"That's why there were postmen, with real feet. That's why the clacks were a string of expensive towers. Come to that, it was why farmers grew crops and fishermen trawled nets. Oh you could do it all by magic, you certainly could. You could wave a wand and get twinkly stars and a fresh-baked loaf. You could make fish jump out of the sea already cooked. And then, somewhere, somehow, magic would present its bill, which was always more than you could afford.
"That's why it was left to wizards, who knew how to handle it safely. Not doing any magic at all was the chief task of wizards -- not "not doing magic" because they couldn't do magic, but not doing magic where they could do and didn't. Any ignorant fool can fail to turn someone else into a frog. You have to be clever to refrain from doing it when you knew how easy it was. There were places in the world commemorating those times when wizards hadn't been quite as clever as that, and on many of them, the grass would never grow again."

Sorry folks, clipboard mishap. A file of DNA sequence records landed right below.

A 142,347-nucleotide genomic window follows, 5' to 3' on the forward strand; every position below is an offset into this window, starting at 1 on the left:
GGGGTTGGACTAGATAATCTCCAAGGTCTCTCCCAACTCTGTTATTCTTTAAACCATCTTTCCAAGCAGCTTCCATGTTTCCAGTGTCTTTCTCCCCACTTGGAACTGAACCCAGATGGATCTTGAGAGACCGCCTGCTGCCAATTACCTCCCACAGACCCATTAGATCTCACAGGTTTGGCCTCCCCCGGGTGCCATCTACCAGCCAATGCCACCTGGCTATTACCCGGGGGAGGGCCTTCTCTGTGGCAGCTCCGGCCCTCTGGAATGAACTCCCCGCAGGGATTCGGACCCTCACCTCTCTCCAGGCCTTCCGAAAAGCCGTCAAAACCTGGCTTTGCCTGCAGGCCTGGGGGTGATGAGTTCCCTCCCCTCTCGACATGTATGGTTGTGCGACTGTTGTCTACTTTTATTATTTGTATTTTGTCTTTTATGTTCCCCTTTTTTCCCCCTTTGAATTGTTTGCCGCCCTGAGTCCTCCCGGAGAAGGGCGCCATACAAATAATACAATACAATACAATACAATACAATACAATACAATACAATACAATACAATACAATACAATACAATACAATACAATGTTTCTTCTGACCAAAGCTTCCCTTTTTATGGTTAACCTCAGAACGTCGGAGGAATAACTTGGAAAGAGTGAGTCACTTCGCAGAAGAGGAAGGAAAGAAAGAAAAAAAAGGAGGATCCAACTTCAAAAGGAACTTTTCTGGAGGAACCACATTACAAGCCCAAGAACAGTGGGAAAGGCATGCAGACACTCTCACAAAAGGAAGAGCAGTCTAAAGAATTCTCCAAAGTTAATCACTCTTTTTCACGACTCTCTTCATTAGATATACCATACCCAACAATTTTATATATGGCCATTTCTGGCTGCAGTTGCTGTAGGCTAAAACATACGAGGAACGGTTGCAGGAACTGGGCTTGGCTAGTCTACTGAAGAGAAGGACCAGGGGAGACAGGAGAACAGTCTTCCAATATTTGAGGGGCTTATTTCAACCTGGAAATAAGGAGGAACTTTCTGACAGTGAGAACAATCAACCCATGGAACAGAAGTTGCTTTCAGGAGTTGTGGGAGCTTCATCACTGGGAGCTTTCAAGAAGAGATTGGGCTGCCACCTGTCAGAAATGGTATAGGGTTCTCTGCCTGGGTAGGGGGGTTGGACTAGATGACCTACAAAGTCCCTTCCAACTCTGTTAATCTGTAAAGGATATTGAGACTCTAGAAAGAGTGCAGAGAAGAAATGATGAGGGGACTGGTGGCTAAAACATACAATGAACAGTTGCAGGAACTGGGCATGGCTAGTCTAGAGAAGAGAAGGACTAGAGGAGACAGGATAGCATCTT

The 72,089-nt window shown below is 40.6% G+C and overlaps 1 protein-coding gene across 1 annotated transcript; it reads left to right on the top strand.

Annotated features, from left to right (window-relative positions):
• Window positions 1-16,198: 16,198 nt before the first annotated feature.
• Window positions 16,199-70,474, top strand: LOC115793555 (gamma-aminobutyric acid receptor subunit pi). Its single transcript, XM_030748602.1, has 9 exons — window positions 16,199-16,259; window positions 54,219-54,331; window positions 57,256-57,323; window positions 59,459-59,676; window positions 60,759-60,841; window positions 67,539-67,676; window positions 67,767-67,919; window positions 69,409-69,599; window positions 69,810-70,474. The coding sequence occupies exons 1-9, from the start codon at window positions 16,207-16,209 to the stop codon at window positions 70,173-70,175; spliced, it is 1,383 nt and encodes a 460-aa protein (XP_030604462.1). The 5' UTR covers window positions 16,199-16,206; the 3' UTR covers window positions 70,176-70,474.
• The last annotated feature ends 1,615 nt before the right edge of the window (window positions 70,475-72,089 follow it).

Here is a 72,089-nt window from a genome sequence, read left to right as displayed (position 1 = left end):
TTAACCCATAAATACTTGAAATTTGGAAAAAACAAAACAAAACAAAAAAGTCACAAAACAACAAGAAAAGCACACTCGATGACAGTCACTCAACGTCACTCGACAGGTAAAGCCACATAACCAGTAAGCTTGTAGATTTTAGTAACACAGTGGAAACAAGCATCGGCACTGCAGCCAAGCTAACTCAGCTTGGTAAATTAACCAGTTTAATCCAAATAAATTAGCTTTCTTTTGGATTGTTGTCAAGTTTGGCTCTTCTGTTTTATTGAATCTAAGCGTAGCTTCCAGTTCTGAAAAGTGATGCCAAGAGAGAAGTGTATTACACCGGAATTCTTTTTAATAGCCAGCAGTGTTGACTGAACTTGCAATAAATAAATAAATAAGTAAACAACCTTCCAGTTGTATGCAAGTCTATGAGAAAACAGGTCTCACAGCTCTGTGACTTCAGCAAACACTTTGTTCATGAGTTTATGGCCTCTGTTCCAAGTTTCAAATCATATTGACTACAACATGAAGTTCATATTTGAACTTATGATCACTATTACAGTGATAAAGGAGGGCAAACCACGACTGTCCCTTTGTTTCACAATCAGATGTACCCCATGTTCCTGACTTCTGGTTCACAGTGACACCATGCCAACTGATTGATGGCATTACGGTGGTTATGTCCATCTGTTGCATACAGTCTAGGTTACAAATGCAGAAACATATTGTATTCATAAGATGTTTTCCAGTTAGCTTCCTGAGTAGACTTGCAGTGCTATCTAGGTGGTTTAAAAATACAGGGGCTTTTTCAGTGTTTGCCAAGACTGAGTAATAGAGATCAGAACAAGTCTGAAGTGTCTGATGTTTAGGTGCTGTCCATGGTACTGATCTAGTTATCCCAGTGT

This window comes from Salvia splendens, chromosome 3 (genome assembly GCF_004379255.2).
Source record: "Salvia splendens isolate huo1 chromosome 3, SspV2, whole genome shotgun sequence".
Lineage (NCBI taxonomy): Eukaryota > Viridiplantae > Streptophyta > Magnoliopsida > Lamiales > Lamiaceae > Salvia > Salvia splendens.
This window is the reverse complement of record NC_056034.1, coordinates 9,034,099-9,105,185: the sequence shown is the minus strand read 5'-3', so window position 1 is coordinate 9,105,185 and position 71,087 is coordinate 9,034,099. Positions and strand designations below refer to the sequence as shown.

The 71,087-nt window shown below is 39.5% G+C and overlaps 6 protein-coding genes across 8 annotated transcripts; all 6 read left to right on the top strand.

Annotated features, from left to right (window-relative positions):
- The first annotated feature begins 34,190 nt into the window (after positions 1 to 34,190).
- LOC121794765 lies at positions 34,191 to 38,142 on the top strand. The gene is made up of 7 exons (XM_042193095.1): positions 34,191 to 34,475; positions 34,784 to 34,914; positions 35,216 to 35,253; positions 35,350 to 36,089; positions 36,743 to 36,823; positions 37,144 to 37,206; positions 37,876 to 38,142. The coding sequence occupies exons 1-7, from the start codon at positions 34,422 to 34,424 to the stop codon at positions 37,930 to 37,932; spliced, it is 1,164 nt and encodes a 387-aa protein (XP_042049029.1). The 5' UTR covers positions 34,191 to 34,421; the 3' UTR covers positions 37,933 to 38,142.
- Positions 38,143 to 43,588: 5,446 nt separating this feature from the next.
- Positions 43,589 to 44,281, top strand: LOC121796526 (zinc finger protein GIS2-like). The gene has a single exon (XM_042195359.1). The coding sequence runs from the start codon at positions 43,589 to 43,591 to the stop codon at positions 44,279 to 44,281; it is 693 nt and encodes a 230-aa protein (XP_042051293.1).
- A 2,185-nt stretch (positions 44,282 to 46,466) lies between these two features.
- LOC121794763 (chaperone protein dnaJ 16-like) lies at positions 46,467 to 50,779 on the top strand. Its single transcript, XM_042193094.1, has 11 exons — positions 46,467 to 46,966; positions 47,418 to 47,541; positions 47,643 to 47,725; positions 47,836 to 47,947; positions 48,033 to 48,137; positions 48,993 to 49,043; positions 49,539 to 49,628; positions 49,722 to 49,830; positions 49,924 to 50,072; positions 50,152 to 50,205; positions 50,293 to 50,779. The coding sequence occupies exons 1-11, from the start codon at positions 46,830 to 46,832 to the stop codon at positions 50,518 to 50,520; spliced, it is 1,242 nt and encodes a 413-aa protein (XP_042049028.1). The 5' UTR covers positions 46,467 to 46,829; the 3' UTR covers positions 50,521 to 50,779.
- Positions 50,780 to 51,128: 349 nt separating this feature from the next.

It's funny. The characters in your head are always with you, and the one that shames me by reading Crime and Punishment in the original Russian and who can't stand fantasy, poked her nose into what I was reading and simply said, "Exactly." (Okay, in all fairness, the character doesn't like fantasy more because it reminds her of *home* than because of any highbrow literary persuations, but it's still funny.)
I'll have to remember it, though, because another character very close to said character might want to use the quote in a bit. We'll see. %)